Fishermen along the Loop Head coastal route

Fishermen along the Loop Head coastal route

After an expensive and disappointing lunch (at a bar that claimed to have lodged Che Guevara) we drove along a route called Loop Head. The views from many points along this route were spectacular, and in my opinion, were more impressive than the Cliffs of Moher.  Of course the kids had to push the limits and get close to the edges of the sea cliffs.

Memorial to a man who fell off the cliff

Memorial to a man who fell off the cliff

On one spot we saw a lot of people with fishing rods walking over a hill. I kept to the inside, away from the edges of the cliffs, but Dean and the kids took a more dangerous route near the fishermen. I went back to the car which was parked next to a comforting memorial to a man who fell off the cliff. While I waited for my family to return, I wondered if I’d put a memorial up for them or not. I also wondered how I’d get back to civilization since I had no idea how to drive the car. I was very happy to see them when they finally did come back away from the edge of the cliffs.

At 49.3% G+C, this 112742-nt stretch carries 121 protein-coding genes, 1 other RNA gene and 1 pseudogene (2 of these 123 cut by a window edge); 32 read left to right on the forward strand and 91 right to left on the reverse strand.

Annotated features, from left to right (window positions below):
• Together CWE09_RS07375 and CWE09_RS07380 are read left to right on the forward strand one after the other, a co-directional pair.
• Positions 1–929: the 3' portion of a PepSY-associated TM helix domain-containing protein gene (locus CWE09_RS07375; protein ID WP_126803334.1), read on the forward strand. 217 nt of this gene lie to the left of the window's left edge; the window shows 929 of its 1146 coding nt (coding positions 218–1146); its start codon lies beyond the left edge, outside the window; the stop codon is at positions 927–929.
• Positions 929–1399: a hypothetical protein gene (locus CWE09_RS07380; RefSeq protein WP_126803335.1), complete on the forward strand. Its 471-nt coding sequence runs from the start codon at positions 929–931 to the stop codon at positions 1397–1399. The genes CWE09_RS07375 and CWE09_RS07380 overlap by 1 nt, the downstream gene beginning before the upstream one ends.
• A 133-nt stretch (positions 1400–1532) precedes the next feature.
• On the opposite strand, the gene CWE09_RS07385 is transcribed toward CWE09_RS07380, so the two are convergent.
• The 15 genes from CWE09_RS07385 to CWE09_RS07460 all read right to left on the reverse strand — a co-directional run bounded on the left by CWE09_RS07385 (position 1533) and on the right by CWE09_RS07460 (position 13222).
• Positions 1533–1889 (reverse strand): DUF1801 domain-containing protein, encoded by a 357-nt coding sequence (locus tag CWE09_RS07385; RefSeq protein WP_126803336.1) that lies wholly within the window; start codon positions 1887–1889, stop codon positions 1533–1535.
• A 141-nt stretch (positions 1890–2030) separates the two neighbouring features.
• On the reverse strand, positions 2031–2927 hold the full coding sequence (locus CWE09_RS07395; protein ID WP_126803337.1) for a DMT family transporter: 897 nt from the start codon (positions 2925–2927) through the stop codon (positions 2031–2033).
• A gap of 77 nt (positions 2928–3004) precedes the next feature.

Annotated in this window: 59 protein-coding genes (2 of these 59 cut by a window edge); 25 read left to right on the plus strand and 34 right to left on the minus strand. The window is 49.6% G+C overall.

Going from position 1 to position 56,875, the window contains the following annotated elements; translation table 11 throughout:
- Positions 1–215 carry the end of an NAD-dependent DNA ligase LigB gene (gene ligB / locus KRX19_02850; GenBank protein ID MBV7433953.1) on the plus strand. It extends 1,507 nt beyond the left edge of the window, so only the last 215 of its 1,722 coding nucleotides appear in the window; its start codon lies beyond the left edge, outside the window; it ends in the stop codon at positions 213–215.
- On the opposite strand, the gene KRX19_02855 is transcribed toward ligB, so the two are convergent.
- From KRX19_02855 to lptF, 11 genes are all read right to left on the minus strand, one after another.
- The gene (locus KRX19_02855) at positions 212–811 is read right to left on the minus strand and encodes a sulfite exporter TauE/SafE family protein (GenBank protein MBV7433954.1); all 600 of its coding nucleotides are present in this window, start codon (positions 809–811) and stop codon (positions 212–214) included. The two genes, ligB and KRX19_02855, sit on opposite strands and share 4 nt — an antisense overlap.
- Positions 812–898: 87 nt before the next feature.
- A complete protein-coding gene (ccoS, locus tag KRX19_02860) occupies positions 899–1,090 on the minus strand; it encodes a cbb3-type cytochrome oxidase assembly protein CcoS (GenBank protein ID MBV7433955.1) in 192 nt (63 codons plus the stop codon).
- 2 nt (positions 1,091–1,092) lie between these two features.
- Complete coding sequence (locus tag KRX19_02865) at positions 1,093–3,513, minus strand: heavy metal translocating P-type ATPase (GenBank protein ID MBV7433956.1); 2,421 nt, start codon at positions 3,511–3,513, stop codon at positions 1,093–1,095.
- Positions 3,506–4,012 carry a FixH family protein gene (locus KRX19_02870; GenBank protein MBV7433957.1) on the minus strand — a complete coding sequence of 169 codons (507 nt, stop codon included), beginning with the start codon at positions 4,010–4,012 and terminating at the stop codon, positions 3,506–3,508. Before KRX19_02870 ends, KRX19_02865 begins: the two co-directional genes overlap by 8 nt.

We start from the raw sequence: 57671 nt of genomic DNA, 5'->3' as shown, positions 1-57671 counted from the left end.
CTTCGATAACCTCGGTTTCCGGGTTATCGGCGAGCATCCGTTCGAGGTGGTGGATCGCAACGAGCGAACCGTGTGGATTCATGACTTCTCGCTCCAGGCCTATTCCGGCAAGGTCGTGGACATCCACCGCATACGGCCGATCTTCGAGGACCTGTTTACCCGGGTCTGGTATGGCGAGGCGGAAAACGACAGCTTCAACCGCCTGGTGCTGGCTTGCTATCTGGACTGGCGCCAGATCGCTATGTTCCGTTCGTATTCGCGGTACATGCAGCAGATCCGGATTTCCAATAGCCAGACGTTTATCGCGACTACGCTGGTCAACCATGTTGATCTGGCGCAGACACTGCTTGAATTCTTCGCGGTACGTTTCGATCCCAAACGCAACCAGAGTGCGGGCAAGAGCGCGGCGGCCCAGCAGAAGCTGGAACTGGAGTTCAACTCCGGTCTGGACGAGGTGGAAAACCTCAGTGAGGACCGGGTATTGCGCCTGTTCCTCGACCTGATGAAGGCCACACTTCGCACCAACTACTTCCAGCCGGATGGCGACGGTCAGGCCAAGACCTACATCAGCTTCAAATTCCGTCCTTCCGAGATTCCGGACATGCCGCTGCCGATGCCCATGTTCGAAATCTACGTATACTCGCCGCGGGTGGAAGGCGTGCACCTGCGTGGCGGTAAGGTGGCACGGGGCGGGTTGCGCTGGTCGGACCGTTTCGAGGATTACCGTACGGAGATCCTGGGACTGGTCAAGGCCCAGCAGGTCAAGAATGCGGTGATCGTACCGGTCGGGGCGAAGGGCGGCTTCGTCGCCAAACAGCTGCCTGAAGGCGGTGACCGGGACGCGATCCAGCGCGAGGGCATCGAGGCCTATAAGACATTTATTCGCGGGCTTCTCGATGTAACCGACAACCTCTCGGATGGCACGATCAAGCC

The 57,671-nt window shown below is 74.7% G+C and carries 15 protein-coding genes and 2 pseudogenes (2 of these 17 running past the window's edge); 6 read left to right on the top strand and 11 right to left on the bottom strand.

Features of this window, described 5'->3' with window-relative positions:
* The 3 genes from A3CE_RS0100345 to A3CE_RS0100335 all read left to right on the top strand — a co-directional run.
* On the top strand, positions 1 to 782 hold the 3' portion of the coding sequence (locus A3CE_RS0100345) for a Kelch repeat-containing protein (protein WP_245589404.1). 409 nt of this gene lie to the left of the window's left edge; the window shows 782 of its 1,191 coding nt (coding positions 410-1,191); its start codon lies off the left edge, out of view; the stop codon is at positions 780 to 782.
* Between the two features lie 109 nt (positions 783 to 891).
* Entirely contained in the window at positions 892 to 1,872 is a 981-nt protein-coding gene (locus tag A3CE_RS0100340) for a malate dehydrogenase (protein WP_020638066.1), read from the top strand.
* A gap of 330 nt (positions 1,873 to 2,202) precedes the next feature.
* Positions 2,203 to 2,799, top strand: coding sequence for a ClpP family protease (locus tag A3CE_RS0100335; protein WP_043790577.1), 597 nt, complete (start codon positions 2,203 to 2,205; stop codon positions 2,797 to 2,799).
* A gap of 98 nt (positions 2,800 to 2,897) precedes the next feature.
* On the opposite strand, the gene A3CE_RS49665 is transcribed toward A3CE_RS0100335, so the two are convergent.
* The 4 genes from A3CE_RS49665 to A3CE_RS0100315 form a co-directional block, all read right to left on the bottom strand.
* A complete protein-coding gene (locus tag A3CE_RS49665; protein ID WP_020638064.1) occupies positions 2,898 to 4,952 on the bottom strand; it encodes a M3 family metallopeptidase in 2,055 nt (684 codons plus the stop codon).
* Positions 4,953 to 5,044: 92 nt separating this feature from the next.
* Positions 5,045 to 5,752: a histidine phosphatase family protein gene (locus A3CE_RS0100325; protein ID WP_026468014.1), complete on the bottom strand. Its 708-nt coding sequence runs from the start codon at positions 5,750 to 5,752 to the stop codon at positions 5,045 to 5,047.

Gulls

Gulls

The route takes you to a lighthouse (that it seems you can rent). I’d heard the birds were interesting by the lighthouse, so I made sure to have my binoculars handy. I didn’t see any unusual birds, but there were a lot of them.

Loop Head isn’t that far of a drive, but the roads are so small it takes a long time to complete.  We were ready to go back to our cottage and play some more games and have an easy meal of spaghetti.

More Day 12 photographs on Flickr.